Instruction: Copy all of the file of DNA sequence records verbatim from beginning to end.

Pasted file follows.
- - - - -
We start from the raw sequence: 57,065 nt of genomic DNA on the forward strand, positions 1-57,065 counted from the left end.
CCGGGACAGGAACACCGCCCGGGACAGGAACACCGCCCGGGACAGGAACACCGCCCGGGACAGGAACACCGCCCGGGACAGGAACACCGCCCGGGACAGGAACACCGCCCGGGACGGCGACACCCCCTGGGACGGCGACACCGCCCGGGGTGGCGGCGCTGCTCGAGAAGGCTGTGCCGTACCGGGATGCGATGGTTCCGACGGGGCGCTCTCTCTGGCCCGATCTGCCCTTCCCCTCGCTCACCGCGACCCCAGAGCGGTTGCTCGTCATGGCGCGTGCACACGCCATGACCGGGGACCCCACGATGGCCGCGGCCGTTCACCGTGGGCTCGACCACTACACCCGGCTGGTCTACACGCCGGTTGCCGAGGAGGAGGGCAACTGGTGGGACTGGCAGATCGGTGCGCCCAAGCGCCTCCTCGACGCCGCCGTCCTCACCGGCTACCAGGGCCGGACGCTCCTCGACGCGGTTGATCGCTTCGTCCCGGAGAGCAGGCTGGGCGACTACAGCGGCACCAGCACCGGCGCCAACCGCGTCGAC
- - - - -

We start from the raw sequence: 57,065 nt of genomic DNA on the forward strand, positions 1-57,065 counted from the left end.
CCGGGACAGGAACACCGCCCGGGACAGGAACACCGCCCGGGACAGGAACACCGCCCGGGACAGGAACACCGCCCGGGACAGGAACACCGCCCGGGACAGGAACACCGCCCGGGACGGCGACACCCCCTGGGACGGCGACACCGCCCGGGGTGGCGGCGCTGCTCGAGAAGGCTGTGCCGTACCGGGATGCGATGGTTCCGACGGGGCGCTCTCTCTGGCCCGATCTGCCCTTCCCCTCGCTCACCGCGACCCCAGAGCGGTTGCTCGTCATGGCGCGTGCACACGCCATGACCGGGGACCCCACGATGGCCGCGGCCGTTCACCGTGGGCTCGACCACTACACCCGGCTGGTCTACACGCCGGTTGCCGAGGAGGAGGGCAACTGGTGGGACTGGCAGATCGGTGCGCCCAAGCGCCTCCTCGACGCCGCCGTCCTCACCGGCTACCAGGGCCGGACGCTCCTCGACGCGGTTGATCGCTTCGTCCCGGAGAGCAGGCTGGGCGACTACAGCGGCACCAGCACCGGCGCCAACCGCGTCGAC